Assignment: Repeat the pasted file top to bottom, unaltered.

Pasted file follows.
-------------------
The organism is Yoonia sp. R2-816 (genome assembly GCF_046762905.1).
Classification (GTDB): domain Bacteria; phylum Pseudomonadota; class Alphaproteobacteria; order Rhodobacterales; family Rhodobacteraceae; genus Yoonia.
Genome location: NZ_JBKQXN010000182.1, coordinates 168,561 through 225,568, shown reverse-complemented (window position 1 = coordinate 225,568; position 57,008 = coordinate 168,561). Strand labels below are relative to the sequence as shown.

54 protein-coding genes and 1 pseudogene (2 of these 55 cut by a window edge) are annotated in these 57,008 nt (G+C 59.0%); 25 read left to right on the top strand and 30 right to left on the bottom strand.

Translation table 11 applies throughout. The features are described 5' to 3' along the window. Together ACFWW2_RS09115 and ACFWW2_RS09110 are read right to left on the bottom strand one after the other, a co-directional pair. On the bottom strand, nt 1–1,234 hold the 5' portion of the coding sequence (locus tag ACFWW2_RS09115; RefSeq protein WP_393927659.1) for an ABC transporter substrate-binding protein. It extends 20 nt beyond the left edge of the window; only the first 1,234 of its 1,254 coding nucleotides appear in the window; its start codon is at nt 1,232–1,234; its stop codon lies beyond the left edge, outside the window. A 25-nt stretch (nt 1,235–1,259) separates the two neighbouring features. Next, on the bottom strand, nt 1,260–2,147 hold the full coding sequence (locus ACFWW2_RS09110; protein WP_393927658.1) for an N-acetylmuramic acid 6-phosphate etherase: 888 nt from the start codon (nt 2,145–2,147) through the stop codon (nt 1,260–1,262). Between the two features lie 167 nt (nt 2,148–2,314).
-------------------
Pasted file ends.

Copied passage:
The organism is Yoonia sp. R2-816 (genome assembly GCF_046762905.1).
Classification (GTDB): domain Bacteria; phylum Pseudomonadota; class Alphaproteobacteria; order Rhodobacterales; family Rhodobacteraceae; genus Yoonia.
Genome location: NZ_JBKQXN010000182.1, coordinates 168,561 through 225,568, shown reverse-complemented (window position 1 = coordinate 225,568; position 57,008 = coordinate 168,561). Strand labels below are relative to the sequence as shown.

54 protein-coding genes and 1 pseudogene (2 of these 55 cut by a window edge) are annotated in these 57,008 nt (G+C 59.0%); 25 read left to right on the top strand and 30 right to left on the bottom strand.

Translation table 11 applies throughout. The features are described 5' to 3' along the window. Together ACFWW2_RS09115 and ACFWW2_RS09110 are read right to left on the bottom strand one after the other, a co-directional pair. On the bottom strand, nt 1–1,234 hold the 5' portion of the coding sequence (locus tag ACFWW2_RS09115; RefSeq protein WP_393927659.1) for an ABC transporter substrate-binding protein. It extends 20 nt beyond the left edge of the window; only the first 1,234 of its 1,254 coding nucleotides appear in the window; its start codon is at nt 1,232–1,234; its stop codon lies beyond the left edge, outside the window. A 25-nt stretch (nt 1,235–1,259) separates the two neighbouring features. Next, on the bottom strand, nt 1,260–2,147 hold the full coding sequence (locus ACFWW2_RS09110; protein WP_393927658.1) for an N-acetylmuramic acid 6-phosphate etherase: 888 nt from the start codon (nt 2,145–2,147) through the stop codon (nt 1,260–1,262). Between the two features lie 167 nt (nt 2,148–2,314).